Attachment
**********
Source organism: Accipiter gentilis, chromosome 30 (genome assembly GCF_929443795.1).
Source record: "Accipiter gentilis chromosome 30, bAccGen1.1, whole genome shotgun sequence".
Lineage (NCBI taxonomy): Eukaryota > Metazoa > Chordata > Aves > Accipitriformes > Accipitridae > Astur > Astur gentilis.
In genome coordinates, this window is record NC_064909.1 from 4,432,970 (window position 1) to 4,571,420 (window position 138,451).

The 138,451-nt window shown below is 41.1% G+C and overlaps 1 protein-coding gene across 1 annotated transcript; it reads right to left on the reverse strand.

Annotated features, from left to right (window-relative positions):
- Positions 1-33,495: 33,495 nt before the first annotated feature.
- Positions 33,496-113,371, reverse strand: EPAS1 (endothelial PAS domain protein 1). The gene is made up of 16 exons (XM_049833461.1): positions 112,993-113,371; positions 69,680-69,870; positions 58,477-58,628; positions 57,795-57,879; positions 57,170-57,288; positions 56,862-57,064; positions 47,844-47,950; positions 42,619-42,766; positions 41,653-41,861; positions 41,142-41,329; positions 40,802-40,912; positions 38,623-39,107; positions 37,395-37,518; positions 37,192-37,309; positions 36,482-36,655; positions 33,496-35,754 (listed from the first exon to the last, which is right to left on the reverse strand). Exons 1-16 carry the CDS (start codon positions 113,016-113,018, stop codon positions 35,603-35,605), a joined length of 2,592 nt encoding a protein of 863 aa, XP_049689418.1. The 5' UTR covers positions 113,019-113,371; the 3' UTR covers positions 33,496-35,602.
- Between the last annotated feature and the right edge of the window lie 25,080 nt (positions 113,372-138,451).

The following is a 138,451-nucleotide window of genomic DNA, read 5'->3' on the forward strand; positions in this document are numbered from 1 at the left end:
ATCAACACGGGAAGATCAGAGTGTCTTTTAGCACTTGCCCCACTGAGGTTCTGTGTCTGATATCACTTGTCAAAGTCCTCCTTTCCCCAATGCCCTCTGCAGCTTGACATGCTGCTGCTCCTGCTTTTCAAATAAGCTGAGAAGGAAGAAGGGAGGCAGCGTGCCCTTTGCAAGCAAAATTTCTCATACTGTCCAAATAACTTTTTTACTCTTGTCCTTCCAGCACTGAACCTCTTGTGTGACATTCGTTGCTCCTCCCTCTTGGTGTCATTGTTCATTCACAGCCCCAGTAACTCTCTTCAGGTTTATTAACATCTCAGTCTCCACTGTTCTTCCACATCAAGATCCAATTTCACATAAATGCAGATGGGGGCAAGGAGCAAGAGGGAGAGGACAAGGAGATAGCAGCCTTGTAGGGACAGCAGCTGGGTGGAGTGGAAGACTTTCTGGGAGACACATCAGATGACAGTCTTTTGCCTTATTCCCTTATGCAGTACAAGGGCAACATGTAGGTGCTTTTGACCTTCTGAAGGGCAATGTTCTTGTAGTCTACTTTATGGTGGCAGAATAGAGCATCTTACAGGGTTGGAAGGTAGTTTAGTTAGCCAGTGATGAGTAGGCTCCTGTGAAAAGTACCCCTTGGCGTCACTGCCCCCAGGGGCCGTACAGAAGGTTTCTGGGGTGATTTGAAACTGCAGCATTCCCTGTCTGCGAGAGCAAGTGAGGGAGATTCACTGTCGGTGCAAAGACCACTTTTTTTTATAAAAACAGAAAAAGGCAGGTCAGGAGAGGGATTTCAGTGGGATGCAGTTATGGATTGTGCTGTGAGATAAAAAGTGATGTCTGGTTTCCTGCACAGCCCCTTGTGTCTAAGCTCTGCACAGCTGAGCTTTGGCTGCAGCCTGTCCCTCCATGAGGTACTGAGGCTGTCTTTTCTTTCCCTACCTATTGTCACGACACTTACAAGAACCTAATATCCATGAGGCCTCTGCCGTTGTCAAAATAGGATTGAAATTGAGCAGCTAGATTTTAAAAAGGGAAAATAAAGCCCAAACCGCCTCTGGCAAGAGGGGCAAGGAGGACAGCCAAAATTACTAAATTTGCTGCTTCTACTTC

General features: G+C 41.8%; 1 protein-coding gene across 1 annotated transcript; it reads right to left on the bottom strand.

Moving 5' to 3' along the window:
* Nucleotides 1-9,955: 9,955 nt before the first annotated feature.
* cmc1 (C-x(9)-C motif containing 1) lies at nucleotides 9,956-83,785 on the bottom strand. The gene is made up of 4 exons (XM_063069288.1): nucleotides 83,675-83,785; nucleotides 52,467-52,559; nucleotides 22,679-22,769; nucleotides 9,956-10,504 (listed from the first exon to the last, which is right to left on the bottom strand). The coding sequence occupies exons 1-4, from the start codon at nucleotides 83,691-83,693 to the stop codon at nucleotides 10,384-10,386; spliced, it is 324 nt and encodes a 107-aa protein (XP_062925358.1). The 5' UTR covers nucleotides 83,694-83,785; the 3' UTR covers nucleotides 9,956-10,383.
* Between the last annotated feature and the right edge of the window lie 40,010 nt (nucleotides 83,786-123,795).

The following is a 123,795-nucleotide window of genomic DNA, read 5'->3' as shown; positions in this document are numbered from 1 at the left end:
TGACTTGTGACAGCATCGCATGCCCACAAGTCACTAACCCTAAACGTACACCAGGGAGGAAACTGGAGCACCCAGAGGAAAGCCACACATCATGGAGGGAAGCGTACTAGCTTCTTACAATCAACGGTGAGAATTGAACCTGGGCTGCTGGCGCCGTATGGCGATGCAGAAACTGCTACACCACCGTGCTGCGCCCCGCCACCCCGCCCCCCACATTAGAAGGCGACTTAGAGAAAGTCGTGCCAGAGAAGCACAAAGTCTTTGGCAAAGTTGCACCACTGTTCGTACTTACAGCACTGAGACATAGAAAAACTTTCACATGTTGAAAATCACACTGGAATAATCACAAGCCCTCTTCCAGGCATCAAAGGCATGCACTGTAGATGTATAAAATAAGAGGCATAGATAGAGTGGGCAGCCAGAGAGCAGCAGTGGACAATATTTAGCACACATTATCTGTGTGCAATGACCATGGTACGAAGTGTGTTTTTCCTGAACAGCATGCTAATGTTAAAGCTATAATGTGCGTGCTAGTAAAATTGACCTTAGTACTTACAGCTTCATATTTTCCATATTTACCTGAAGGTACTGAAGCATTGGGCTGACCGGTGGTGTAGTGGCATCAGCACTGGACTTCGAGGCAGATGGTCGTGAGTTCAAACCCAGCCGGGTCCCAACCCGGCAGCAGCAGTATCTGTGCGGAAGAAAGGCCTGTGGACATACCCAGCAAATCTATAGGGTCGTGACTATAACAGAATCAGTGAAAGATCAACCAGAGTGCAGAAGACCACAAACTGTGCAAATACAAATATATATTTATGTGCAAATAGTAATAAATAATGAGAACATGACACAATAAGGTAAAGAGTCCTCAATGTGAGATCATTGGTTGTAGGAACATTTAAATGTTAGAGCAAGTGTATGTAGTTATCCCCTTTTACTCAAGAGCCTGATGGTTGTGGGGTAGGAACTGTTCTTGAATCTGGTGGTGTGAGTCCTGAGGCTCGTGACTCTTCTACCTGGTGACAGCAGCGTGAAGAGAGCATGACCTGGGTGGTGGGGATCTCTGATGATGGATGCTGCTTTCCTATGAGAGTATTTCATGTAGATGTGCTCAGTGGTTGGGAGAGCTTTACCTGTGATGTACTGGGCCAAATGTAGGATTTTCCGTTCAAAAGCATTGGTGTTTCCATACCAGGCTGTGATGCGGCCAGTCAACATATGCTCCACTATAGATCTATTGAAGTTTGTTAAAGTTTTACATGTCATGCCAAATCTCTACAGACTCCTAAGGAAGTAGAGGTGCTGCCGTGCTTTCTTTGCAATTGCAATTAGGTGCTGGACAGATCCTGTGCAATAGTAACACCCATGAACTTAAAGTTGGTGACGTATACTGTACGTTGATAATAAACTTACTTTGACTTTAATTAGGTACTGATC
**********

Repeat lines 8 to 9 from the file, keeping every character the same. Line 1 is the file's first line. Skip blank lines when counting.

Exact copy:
- Positions 33,496-113,371, reverse strand: EPAS1 (endothelial PAS domain protein 1). The gene is made up of 16 exons (XM_049833461.1): positions 112,993-113,371; positions 69,680-69,870; positions 58,477-58,628; positions 57,795-57,879; positions 57,170-57,288; positions 56,862-57,064; positions 47,844-47,950; positions 42,619-42,766; positions 41,653-41,861; positions 41,142-41,329; positions 40,802-40,912; positions 38,623-39,107; positions 37,395-37,518; positions 37,192-37,309; positions 36,482-36,655; positions 33,496-35,754 (listed from the first exon to the last, which is right to left on the reverse strand). Exons 1-16 carry the CDS (start codon positions 113,016-113,018, stop codon positions 35,603-35,605), a joined length of 2,592 nt encoding a protein of 863 aa, XP_049689418.1. The 5' UTR covers positions 113,019-113,371; the 3' UTR covers positions 33,496-35,602.
- Between the last annotated feature and the right edge of the window lie 25,080 nt (positions 113,372-138,451).